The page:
Comment


        • #5
          Re: Panel Mount Surge Suppressors, Etc.

          Originally posted by toolaholic View Post
          Great info Gnuser and Johncameron. Some dummy also mentioned the Megger test and Insurance claim
          That dummy must have mentioned it on another forum. Silly me, I didn't know I had to look in the plumbing forum to look up some dummy's electrical advice. I guess this Electrician should not be in the "Electricians" forum giving advice.

          Comment


          • #6
            Re: Panel Mount Surge Suppressors, Etc.

            Originally posted by Plumber Punky View Post
            I've been looking at the panel mount surge suppressors. MOV type. How do they work? I assume that more amperage clamping capability is always better? The one sold at Lowe's was an Eaton CHSPT2MICRO. It didn't impress me much.

            The TV was already on a suppressor. That unit still says all is well so I think maybe voltage was induced on a line or came through the HDMI cable from the satellite box.
            An informed answer is long. A protector adjacent to the TV simply gave that surge even more paths to find earth, destructively via that TV. Its light reports when protector parts almost caused a house fire. Meanwhile, break it open. Nothing sits between an incoming surge and your TV (except a switch and maybe a fuse). Nothing but conductors. A protector adjacent to the TV must either block or absorb that surge. How did a little 2 cm part stop what three miles of sky could not? How does its hundreds of joules (near zero) absorb a surge that is hundreds of thousands of joules? An adjacent protector did exactly what its manufacturer said it would do.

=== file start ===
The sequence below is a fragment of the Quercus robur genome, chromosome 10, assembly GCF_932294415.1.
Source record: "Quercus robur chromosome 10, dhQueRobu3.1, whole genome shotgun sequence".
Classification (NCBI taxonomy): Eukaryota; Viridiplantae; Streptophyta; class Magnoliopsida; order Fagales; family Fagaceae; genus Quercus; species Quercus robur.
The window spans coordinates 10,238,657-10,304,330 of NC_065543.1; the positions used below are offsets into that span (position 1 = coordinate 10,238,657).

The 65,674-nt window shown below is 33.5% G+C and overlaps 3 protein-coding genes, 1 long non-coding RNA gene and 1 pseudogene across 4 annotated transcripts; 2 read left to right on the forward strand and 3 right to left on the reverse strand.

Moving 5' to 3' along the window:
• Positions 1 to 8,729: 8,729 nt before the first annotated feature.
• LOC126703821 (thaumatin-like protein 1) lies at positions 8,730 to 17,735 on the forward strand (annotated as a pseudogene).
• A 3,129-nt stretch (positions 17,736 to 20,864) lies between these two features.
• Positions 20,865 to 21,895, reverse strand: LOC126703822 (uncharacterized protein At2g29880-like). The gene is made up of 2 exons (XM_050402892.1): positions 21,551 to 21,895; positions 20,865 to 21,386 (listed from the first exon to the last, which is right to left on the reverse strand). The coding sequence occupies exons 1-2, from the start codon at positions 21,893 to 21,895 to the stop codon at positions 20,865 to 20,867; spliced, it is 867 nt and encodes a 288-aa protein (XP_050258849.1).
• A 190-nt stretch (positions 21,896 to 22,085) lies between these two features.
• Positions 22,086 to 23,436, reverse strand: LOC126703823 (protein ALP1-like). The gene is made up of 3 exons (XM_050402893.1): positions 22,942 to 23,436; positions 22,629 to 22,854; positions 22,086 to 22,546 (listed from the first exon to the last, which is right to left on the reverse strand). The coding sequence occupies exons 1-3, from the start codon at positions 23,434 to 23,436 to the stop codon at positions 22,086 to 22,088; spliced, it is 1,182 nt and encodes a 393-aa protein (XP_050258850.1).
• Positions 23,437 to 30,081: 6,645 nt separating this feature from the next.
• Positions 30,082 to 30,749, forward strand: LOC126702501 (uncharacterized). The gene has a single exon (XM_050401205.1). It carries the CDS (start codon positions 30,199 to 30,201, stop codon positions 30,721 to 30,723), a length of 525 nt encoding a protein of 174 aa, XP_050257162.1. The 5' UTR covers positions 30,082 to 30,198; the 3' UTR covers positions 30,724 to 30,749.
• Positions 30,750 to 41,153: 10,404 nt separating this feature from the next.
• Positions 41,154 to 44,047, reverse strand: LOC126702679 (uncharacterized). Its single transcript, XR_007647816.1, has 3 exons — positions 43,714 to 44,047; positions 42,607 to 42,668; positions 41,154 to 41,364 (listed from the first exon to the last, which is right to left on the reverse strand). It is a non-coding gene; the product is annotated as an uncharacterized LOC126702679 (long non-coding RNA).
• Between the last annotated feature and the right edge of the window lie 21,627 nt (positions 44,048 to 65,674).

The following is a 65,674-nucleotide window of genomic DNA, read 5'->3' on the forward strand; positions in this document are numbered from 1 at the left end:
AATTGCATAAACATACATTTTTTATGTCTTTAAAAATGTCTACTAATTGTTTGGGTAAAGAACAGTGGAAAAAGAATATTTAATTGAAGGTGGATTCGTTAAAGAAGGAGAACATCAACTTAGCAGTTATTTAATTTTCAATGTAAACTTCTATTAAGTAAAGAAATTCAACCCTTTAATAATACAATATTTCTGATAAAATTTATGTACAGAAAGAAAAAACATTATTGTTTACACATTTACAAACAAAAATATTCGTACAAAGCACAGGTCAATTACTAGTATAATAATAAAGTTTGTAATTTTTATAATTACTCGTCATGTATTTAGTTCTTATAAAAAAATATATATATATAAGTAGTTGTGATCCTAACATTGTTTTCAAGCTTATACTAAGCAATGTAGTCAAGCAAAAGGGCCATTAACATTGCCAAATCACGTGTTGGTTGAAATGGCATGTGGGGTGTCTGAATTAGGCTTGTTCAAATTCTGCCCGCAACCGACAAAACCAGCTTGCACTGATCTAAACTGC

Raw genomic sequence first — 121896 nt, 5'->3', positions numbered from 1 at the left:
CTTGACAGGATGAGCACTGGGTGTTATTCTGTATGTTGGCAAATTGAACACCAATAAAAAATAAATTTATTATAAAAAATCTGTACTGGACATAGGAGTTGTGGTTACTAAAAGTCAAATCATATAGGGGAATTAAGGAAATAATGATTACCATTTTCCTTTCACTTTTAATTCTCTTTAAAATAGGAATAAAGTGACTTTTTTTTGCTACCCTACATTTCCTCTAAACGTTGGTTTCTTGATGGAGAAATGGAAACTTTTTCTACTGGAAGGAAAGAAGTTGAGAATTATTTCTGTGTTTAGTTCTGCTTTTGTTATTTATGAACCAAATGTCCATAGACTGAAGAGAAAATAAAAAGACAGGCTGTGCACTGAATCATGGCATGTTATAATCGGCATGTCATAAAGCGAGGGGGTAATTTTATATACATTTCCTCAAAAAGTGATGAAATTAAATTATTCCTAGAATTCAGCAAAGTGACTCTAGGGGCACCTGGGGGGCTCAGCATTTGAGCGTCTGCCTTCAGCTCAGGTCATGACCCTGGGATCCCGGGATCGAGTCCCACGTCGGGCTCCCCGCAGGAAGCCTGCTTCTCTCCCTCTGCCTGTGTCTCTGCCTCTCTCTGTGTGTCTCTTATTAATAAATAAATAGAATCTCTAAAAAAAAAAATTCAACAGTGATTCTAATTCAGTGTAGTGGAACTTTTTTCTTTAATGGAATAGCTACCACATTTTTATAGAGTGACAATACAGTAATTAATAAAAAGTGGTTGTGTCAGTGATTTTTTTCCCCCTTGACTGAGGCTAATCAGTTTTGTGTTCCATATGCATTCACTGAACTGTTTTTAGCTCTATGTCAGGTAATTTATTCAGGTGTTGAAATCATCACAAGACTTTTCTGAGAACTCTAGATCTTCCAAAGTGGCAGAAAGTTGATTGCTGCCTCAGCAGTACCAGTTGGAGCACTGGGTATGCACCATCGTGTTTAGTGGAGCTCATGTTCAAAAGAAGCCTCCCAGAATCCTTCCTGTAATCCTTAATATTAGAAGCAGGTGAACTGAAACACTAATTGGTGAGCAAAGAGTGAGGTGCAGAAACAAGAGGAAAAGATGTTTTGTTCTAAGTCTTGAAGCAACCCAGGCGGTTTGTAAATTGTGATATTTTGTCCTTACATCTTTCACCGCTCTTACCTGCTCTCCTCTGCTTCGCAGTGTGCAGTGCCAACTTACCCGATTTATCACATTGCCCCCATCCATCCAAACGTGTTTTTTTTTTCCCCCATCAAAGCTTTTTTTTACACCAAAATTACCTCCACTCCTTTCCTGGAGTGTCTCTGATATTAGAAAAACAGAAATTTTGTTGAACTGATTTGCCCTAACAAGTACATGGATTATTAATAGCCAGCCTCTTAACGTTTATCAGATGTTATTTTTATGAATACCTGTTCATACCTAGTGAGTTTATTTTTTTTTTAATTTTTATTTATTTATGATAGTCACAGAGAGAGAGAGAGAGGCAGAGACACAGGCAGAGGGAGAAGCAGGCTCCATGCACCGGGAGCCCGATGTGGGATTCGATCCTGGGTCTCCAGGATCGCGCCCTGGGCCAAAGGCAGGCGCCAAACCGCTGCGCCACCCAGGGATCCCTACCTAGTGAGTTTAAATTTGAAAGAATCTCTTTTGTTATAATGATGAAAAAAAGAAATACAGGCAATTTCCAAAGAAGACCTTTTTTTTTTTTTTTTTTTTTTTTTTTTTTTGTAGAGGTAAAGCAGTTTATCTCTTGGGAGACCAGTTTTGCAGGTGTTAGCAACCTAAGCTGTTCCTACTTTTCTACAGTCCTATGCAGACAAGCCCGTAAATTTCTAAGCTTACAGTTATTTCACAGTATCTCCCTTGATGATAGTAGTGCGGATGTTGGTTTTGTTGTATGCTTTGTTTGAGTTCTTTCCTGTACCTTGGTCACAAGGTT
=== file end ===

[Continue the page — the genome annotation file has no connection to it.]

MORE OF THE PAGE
This will only introduce the underlying concepts.

            Learn what any effective protector does. Lightning seeks earth ground. A best connection to earth was via a wooden church steeple. Wood is an electrical conductor. But not a very good one. So 20,000 amps creates a high voltage. 20,000 amps times a high voltage is high energy. Church steeple damaged.

            Franklin averted damage with a lightning rod. Lightning seeks earth ground. A better connection to earth is via a wire from that lightning rod to earth. Wire is a superior conductor. So 20,000 amps creates near zero voltage. 20,000 amps times a near zero voltage is near zero energy. Nothing damaged.